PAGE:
A Social Security reduction is entirely possible. If Social Security doesn’t have enough payroll taxes to draw from, it’s possible that everyone on Social Security will face across-the-board reduction in benefits in the coming years. There are trust funds available to bridge the gap, but those funds are expected to run dry in 2035. Unless and until Congress acts, there might be as much as a 20% reduction in benefits for everyone.

Therefore, if Social Security replaces about 40% of your pre-retirement income and there’s a 20% reduction, you’ll need even more in your nest egg to pay for your retirement.

Claiming benefits earlier than expected happens often. Social Security benefits are based on the 35 highest earning years, but the amount is calculated based on when benefits are first taken. File for benefits at full retirement age (FRA), and you’ll get the full monthly benefit based on your earnings history. If you file for benefits earlier, benefits are reduced for every month they are claimed before FRA.

Some people are impatient to get their benefits and file early, because they want to. However, many end up filing earlier because they have no choice, knowing that they are getting less every month.

Seniors often stop working in their early 60s, and not always by choice. They may have health issues, be laid off or work in a field that is no longer viable. A new job or a part time job may not pay as much as their previous job.

There’s nothing wrong with factoring in Social Security benefits as part of your retirement cash flow. However, it shouldn’t be the only source of income. Setting aside $200 a month over a 30-year period will give you a $227,000 nest egg, if investments generate a 7% annual return. The ideal is to have a long savings period and to save consistently.

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Reference: Fox Business (June 12, 2019) “3 Social Security Realities You Need to Face.”

What Happens to Social Security when Your Spouse Dies?

Mary is right to be concerned. She is worried about what will happen with their Social Security checks, who she needs to notify at their bank, how to obtain death certificates and how complicated it will be for her to obtain widow’s benefits. Many answers are provided in the article “Social Security and You: What to do when a loved one dies” from Tuscon.com.

First, what happens to the Social Security monthly benefits? Social Security benefits are always one month behind. The check you receive in March, for example, is the benefit payment for February.

Second, Social Security benefits are not prorated. If you took benefits at age 66, and then turned 66 on September 28, you would get a check for the whole month of September, even though you were only 66 for three days of the month.

If your spouse dies on January 28, you would not be due the proceeds of that January Social Security check, even though he or she was alive for 28 days of the month.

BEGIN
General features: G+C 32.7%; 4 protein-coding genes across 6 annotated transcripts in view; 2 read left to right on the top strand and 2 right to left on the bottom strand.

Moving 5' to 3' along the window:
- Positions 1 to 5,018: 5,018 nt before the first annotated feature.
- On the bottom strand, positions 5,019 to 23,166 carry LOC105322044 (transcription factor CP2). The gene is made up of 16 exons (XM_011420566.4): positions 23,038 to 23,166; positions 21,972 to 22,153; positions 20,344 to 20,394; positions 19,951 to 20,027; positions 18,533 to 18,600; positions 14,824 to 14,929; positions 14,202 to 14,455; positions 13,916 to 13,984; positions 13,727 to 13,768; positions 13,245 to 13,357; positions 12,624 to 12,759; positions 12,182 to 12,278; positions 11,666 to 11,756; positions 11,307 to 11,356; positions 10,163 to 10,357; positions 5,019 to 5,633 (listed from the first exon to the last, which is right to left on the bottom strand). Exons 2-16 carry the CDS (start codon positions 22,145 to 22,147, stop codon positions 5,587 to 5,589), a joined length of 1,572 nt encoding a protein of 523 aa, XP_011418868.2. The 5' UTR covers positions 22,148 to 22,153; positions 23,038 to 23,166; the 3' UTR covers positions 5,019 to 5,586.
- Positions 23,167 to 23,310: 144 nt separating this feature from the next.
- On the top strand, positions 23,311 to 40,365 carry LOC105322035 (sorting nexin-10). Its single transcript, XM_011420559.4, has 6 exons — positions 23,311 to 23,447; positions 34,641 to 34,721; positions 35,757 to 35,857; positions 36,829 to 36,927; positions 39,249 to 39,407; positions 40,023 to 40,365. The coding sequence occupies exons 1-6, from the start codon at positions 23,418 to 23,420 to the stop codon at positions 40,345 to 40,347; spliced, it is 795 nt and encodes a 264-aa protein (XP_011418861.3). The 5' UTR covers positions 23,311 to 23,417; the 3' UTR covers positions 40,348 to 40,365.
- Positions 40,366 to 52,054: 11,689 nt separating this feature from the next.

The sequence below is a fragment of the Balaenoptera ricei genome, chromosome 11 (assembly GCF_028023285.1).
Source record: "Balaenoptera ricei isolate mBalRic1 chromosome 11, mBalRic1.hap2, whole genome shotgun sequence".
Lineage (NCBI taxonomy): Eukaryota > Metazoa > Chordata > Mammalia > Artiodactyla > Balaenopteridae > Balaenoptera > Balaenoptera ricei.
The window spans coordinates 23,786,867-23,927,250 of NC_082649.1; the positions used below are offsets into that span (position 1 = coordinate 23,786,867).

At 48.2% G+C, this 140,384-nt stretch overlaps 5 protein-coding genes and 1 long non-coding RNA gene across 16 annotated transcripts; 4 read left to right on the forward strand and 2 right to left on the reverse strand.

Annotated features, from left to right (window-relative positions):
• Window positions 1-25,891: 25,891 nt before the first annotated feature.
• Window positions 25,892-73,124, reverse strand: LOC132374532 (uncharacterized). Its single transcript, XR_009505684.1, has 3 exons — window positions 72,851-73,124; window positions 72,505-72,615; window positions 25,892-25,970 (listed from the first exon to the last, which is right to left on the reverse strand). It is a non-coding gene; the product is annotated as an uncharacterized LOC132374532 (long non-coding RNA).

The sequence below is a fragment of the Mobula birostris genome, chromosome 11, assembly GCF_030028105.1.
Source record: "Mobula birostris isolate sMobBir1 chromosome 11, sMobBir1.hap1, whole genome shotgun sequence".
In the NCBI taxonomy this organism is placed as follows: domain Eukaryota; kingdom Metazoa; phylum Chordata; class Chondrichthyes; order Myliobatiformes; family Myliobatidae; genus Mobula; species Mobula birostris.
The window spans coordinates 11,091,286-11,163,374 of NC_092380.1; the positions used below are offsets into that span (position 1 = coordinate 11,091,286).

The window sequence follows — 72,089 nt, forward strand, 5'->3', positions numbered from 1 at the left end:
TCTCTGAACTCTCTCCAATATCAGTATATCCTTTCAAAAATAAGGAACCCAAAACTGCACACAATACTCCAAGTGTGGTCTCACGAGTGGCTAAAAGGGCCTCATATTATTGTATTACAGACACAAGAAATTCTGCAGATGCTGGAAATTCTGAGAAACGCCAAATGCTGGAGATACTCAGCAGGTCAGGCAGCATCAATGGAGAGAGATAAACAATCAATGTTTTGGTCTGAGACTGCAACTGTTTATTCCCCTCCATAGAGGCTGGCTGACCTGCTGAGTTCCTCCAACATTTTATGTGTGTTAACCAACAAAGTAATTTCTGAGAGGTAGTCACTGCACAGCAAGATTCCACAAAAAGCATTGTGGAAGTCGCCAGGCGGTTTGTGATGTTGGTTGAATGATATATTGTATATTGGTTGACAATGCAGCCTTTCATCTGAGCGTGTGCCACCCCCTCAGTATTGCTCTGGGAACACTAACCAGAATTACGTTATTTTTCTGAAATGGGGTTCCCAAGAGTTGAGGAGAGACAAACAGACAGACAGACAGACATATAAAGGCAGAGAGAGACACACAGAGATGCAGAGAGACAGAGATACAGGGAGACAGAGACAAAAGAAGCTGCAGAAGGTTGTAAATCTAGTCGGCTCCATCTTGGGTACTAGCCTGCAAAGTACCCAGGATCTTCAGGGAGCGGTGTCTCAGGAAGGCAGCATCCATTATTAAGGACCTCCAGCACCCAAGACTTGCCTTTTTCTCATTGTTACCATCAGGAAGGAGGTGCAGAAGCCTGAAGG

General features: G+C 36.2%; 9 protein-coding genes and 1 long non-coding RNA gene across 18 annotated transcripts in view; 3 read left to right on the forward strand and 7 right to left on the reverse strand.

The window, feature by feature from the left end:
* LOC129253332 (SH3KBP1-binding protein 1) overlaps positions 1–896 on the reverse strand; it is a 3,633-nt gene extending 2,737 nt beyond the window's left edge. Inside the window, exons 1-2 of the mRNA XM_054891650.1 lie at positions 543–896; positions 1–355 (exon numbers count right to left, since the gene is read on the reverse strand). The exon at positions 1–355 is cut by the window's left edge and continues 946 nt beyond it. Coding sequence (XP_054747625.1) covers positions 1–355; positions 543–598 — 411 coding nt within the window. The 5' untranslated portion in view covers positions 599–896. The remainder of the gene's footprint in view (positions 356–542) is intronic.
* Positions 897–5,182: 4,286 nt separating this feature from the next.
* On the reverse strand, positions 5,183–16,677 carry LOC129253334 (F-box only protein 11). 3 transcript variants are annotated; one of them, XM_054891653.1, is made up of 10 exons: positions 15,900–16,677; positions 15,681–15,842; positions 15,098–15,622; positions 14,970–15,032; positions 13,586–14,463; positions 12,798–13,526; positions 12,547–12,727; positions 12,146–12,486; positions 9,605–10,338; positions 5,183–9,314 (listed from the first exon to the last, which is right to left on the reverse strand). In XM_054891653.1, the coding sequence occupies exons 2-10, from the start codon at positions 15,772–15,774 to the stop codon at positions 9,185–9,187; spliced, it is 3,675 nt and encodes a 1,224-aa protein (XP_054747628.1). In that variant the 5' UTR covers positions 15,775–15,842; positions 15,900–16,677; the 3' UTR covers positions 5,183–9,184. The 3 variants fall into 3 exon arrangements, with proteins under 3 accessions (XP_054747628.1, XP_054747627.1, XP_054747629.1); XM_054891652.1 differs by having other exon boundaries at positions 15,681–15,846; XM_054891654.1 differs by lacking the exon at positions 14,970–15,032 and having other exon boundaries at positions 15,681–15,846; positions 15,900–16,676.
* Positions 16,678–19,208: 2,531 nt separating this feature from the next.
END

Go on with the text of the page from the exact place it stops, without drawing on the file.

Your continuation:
Therefore, when a spouse dies, the monies for that month might have to be returned. The computer-matching systems linking the government agencies and banks may make this unnecessary, if the benefits are not issued. Or, if the benefits were issued, the Treasury Department may simply interrupt the payment and return it to the government, before it reaches a bank account.

There may be a twist, depending upon the date of the decedent’s passing. Let’s say that Henry dies on April 3. Because he lived throughout the entire month of March, that means the benefits for March are due, and that is paid in April. Once again, it depends upon the date and it is likely that even if the check is not issued or sent back, it will eventually be reissued. More on that later.

Obtaining death certificates is usually handled by the funeral director, or the city, county or state bureaus of vital statistics. You will need more than one original death certificate for use with banks, investments, etc. The Social Security office may or may not need one, as they may receive proof of death from other sources, including the funeral home.

A claim for widow’s or widower’s benefits must be made in person. You can call the Social Security Administrator’s 800 number or contact your local Social Security office to make an appointment. What you need to do, will depend upon the kind of benefits you had received before your spouse died.

If you had only received a spousal benefit as a non-working spouse and you are over full retirement age, then you receive whatever your spouse was receiving at the time of his or her death. If you were getting your own retirement benefits, then you have to file for widow’s benefits. It’s not too complicated, but you’ll need a copy of your marriage certificate.

Widow’s benefits will begin effective on the month of your spouse’s death. If your spouse dies on June 28, then you will be due widow’s benefits for the entire month of June, even if you were only a widow for three days of the month. Following the example above, where the proceeds of a check were withdrawn, those proceeds will be sent to your account. Finally, no matter what type of claim you file, you will also receive a one-time $255 death benefit.

Reference: Tuscon.com (March 13, 2019) “Social Security and You: What to do when a loved one dies”